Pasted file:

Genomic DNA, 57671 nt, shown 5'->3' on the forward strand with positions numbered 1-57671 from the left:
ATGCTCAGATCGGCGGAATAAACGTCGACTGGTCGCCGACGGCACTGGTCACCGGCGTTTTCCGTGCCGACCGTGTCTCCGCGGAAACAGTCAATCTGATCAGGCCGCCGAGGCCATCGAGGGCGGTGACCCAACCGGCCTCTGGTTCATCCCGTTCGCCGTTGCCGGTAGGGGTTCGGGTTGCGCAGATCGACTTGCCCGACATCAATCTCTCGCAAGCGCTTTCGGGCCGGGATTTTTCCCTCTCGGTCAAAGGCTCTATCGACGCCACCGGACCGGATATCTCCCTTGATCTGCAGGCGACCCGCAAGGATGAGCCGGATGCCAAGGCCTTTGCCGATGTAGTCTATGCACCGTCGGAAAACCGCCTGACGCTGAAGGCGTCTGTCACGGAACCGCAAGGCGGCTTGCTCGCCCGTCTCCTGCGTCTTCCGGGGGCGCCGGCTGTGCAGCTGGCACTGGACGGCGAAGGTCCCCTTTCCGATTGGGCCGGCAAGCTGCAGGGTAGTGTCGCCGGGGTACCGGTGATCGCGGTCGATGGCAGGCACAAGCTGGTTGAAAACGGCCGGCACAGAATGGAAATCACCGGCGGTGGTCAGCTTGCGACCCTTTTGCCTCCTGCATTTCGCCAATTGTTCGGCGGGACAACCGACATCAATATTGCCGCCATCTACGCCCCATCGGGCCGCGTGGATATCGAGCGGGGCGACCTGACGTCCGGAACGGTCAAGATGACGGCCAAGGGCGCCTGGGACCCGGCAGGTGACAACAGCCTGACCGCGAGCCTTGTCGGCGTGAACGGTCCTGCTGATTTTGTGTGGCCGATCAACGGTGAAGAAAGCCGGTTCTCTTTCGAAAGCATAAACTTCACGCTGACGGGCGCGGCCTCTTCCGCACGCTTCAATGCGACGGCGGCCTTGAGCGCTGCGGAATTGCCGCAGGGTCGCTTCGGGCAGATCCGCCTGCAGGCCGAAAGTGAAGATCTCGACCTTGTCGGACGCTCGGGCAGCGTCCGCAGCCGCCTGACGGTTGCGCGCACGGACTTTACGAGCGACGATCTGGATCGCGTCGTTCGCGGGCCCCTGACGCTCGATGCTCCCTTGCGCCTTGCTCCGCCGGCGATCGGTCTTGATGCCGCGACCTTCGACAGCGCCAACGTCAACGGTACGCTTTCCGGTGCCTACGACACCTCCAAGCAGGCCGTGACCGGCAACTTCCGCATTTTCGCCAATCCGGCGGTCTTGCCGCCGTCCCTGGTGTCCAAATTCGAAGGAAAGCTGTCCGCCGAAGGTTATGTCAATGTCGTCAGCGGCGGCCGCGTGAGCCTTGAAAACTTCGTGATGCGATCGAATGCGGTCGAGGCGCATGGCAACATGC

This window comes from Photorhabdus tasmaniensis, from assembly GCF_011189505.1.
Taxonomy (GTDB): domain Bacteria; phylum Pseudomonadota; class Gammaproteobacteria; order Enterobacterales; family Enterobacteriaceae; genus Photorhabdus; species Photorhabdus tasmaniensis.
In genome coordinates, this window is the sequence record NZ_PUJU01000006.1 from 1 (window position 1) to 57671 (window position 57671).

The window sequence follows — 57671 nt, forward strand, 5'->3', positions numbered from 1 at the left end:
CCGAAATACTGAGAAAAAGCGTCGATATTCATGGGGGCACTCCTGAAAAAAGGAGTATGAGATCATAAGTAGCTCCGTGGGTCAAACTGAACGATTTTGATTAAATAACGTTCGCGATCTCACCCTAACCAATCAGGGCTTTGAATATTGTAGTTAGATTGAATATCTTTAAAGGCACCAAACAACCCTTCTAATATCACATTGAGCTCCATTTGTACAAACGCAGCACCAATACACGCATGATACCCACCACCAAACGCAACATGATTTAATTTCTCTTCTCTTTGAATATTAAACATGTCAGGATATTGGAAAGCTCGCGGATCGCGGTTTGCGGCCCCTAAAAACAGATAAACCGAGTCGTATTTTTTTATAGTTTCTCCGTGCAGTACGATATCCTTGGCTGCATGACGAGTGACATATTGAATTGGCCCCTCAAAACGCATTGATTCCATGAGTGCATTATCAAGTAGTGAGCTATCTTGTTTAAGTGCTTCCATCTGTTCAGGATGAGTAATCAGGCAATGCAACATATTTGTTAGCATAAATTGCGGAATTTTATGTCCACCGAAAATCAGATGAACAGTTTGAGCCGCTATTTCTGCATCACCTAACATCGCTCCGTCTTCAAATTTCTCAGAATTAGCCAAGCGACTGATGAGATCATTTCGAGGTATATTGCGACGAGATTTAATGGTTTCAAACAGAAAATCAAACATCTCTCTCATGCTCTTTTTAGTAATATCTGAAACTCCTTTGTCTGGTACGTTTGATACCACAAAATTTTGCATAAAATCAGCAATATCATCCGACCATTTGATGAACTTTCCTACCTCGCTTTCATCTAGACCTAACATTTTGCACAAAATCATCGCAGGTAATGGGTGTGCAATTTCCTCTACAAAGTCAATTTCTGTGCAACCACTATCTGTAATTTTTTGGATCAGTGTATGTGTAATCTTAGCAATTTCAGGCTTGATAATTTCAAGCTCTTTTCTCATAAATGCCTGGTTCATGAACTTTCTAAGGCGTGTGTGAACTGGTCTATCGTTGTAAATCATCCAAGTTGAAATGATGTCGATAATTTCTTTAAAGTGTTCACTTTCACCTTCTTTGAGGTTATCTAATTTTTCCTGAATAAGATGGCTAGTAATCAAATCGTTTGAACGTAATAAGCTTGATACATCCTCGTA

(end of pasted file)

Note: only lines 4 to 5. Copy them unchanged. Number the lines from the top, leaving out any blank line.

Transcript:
Taxonomy (GTDB): domain Bacteria; phylum Pseudomonadota; class Gammaproteobacteria; order Enterobacterales; family Enterobacteriaceae; genus Photorhabdus; species Photorhabdus tasmaniensis.
In genome coordinates, this window is the sequence record NZ_PUJU01000006.1 from 1 (window position 1) to 57671 (window position 57671).